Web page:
Having failed to use its power to prevent the financial crisis, the Fed has in subsequent years attempted to push economic growth by acting to increase the money supply and to keep interest rates low. Its success in this direction has been limited partly because it has not pushed as hard as it could. Right-wing congressmen and others of their ilk have accused the Fed of encouraging inflation, and perhaps Bernanke and others on the Fed’s Board of Governors share this inflation fear. In earlier periods, the Fed has often given attention to maintaining low inflation at the expense of higher unemployment.

The Fed’s lack of success in promoting economic growth in the current period also results from the fact that private non-financial firms have been reluctant to make new investments, even with low interest rates. So instead of making new loans for productive, job-generating investment, banks have used the low-cost money from the Fed for their own speculative activity—the sort of activity that led to JPMorgan Chase’s multi-billion dollar loss, but which can also make lots of money for the banks.

The Appeal of “End the Fed”

Given the Fed’s history of frequently sacrificing employment in the name of preventing inflation, its support of banks and the role of bankers in affecting its operations, its failure to prevent the recent financial crisis, its role in bailing out the banks and the bankers, and its failure to act strongly enough in the current period, there is a good deal of animosity towards the country’s central bank. Ron Paul and others have been able to use this popular animosity to promote a broader agenda of reducing government regulation of the economy. Their call to “end the Fed” is one more effort to push the idea that the economy works best when the government works least. One would think that this is a pretty hard line to swallow in light of recent experience, when the “light hand” of government regulation was a key element in generating our current economic malaise. Yet it seems to have appeal.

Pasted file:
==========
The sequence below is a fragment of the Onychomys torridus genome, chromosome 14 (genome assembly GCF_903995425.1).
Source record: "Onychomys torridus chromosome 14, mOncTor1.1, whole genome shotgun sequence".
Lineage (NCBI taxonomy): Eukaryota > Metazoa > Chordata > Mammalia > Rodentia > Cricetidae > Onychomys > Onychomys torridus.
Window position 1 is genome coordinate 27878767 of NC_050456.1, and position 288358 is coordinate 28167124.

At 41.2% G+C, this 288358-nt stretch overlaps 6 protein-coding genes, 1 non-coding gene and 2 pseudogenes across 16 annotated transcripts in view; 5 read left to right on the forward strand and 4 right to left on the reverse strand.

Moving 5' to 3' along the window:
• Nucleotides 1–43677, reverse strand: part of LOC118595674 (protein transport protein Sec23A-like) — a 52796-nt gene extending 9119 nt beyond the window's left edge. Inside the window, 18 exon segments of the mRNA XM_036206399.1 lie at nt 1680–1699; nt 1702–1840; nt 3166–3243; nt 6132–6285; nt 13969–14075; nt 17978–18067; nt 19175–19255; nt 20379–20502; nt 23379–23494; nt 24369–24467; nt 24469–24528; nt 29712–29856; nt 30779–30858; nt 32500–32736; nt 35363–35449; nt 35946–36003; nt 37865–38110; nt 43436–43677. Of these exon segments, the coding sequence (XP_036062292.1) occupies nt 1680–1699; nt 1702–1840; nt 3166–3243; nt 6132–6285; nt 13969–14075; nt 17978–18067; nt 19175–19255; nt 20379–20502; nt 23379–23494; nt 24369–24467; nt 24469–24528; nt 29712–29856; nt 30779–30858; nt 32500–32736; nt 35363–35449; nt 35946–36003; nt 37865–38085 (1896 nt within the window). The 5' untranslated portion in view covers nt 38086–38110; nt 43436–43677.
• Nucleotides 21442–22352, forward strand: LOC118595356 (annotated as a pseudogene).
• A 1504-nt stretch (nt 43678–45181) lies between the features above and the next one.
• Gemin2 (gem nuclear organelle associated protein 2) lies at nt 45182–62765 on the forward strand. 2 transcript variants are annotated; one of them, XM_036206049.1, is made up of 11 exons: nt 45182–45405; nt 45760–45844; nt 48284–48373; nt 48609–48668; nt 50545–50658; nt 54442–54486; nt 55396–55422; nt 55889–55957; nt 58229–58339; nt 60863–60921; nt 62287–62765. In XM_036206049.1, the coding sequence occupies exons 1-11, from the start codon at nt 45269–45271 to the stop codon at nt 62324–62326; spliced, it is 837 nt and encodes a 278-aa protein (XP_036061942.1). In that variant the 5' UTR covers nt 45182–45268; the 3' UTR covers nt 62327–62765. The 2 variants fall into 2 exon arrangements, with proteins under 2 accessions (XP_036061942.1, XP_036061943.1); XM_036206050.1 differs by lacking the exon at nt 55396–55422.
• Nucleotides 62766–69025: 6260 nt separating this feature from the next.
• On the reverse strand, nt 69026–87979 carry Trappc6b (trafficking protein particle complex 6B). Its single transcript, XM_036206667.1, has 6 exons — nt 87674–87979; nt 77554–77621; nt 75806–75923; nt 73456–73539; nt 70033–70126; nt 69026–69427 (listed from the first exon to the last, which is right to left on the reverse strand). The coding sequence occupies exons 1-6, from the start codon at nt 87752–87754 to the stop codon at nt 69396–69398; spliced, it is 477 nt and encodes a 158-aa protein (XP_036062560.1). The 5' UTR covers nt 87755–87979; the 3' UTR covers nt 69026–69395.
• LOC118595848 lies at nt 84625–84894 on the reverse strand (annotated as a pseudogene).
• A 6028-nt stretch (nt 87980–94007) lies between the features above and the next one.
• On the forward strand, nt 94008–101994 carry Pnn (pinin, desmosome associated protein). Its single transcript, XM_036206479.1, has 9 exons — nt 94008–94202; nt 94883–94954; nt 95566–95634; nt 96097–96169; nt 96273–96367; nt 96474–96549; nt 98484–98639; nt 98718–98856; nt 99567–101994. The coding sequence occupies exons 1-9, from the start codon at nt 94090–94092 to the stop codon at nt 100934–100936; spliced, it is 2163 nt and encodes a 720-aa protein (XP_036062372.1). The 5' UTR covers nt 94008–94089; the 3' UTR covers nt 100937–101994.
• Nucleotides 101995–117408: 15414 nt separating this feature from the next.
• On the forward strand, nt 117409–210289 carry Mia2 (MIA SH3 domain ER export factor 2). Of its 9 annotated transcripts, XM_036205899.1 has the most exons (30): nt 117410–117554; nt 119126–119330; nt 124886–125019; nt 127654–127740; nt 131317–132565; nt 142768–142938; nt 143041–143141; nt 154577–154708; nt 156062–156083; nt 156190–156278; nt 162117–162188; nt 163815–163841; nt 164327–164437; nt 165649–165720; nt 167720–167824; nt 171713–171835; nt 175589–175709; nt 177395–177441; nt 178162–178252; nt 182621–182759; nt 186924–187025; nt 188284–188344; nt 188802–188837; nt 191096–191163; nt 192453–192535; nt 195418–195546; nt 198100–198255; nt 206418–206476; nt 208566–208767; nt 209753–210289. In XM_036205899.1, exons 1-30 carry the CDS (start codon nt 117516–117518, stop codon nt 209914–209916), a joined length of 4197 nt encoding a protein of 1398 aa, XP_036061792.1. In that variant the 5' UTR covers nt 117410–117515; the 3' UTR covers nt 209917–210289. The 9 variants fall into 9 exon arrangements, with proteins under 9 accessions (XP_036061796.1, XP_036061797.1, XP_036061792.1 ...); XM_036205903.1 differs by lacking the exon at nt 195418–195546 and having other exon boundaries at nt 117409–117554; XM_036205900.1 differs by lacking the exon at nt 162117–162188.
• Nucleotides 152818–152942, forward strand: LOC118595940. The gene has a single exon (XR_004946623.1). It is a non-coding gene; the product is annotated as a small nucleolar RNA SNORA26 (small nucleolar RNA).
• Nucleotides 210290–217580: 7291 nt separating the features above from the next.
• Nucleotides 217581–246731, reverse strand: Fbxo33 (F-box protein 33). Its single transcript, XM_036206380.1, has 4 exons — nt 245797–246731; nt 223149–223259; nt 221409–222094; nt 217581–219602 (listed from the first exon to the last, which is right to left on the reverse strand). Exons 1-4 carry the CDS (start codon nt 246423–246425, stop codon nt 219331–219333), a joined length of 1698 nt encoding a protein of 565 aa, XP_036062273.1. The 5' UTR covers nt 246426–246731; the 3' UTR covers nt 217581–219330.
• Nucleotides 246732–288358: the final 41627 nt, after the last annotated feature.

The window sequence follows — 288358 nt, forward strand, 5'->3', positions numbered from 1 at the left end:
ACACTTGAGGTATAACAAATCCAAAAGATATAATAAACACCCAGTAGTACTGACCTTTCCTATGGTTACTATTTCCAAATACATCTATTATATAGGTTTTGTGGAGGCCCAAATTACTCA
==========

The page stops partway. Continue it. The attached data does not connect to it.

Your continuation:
In advocating an end to the Fed, Paul has called for a return to the gold standard as a means to regulate the money supply without government involvement. Ironically, at the center of Paul’s right-wing attack on the Fed has been the claim that it has debased our currency and is generating inflation; the gold standard would supposedly prevent this debasement. The argument is ironic because reality has often been the opposite of Paul’s claim—at many times in its history Fed policies have kept inflation in check but generated high unemployment, which tends to keep wages down.

In any case, the problem with the Fed is not the existence of a government authority that regulates the country’s money. Before the Fed started operating in 1914, economic crises had been at least as frequent and severe as in later years. The gold standard (which the U.S. abandoned in steps, especially in the 1930s and ultimately in 1971) certainly did not provide stability and general economic well-being. The problem is the nature of the regulatory authority, run as it is in the interests of the banks and bankers, in particular, and of business, in general. The right’s effort to “end the Fed,” however, would likely throw us into an era of even greater economic instability, having us jump out of the frying pan and into the fire.

What to Do?

So what should be done about the Fed? Unfortunately, the Fed is part of the general economic and political problems of the country, and we should not expect to have a central bank that serves people’s real needs until we have a more democratic society, a society in which money does not dominate politics and in which economic policy is not organized around the idea that maintaining profits is always the first priority.

Still, doing something about the Fed could be one step in doing something about those general problems. To begin a process of change, Dimon and other bankers should be removed from their positions of authority within the Fed. The removal of bankers from their positions of special influence would need to be followed by larger changes in the way members of the boards of directors of the regional Federal Reserve banks are chosen, and ultimately also the way members of the Board of Governors of the Fed are selected. Also, the Fed could be given a stronger mandate to act in ways that would reduce unemployment. Most generally, the goal should be to subject the Fed to democratic control.

At the end of the day, changing the Fed—changing how the U.S. economy is controlled—is a part of the larger struggle to change power in the United States so that it is in the hands of most people instead of the very few.

ARTHUR MACEWAN is professor emeritus of economics at the University of Massachusetts-Boston and a Dollars & Sense Associate.